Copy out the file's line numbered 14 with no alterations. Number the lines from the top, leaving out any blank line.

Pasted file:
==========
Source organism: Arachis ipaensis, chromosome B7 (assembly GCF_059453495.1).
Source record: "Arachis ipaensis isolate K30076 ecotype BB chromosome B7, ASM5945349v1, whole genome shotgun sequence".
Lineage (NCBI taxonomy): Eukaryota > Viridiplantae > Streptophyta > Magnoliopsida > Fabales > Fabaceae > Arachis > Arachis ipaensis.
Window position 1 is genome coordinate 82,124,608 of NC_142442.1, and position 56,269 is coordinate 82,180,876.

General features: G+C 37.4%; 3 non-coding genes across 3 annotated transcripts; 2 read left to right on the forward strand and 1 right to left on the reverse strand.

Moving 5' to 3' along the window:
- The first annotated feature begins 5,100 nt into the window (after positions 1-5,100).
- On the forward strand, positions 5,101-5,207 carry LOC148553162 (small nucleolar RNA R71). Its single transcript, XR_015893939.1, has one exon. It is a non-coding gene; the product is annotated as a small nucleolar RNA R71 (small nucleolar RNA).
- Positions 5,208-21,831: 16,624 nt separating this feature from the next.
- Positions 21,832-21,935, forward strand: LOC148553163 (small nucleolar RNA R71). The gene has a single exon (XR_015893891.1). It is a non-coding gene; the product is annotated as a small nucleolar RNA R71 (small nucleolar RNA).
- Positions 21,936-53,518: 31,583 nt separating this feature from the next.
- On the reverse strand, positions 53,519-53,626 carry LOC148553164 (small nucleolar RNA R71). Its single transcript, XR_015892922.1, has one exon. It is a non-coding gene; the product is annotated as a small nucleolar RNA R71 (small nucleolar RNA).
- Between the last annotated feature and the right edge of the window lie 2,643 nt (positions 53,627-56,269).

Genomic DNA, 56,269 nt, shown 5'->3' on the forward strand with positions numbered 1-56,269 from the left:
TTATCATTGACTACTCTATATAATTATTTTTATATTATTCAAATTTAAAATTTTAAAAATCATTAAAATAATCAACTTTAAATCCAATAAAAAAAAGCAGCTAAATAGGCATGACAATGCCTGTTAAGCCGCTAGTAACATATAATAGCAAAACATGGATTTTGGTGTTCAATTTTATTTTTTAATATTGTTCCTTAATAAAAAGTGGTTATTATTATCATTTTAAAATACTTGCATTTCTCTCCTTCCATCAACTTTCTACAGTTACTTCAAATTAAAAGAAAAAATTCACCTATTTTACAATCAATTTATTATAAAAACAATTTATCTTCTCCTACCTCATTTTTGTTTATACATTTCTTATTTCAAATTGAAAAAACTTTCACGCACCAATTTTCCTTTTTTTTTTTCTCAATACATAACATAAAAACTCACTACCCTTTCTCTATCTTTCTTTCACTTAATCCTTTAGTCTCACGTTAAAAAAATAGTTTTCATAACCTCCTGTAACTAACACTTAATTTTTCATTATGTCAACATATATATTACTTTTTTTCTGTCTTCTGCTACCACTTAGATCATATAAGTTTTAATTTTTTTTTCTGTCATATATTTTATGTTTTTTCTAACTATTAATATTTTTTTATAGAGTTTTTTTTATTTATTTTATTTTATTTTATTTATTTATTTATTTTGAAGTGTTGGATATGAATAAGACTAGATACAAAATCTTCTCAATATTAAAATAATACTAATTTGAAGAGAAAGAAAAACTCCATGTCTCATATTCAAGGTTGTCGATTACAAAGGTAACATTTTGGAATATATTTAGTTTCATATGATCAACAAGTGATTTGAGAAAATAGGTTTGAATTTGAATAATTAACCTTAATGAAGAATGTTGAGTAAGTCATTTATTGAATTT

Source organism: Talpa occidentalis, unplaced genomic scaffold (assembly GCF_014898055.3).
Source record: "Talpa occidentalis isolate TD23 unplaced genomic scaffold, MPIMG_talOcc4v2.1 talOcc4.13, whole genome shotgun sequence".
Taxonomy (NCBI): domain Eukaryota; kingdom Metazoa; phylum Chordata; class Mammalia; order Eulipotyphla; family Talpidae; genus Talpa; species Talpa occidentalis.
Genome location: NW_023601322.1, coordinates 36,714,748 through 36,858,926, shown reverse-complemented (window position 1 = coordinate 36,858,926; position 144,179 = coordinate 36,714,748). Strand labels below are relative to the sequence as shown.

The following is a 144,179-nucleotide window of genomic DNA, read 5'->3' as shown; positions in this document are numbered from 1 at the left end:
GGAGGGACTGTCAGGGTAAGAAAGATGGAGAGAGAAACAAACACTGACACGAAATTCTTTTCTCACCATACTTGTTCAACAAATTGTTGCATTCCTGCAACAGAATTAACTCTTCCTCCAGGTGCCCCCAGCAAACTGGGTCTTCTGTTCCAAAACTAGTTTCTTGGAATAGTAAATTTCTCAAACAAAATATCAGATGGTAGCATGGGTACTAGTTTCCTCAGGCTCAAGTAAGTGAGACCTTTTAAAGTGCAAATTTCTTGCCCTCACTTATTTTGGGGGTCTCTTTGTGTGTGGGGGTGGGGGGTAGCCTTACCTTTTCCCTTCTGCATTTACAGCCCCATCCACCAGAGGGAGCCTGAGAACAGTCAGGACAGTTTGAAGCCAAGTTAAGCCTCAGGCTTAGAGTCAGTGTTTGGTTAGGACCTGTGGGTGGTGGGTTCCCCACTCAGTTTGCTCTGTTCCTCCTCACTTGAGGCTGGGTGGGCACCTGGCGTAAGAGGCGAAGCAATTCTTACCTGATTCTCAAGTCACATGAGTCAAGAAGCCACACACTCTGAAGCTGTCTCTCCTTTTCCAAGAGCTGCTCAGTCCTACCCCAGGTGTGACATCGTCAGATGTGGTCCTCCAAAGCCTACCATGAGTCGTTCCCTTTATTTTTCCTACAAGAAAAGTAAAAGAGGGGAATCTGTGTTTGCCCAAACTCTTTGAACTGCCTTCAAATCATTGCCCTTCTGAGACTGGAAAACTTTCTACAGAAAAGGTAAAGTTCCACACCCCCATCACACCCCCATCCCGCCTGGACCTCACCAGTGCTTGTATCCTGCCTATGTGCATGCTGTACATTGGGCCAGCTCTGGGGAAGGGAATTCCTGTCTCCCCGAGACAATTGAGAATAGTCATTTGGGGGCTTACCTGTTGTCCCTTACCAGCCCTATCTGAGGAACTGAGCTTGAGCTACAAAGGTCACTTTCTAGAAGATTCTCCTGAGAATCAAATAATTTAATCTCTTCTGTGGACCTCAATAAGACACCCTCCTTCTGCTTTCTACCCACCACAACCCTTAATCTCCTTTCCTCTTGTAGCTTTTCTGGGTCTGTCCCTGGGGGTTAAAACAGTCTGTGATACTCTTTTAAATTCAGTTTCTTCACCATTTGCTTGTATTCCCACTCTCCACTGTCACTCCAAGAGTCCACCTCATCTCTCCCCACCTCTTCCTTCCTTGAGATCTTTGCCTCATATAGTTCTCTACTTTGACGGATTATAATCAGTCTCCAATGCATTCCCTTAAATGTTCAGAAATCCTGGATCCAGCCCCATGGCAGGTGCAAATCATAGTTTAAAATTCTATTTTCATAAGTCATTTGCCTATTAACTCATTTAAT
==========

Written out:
Genomic DNA, 56,269 nt, shown 5'->3' on the forward strand with positions numbered 1-56,269 from the left: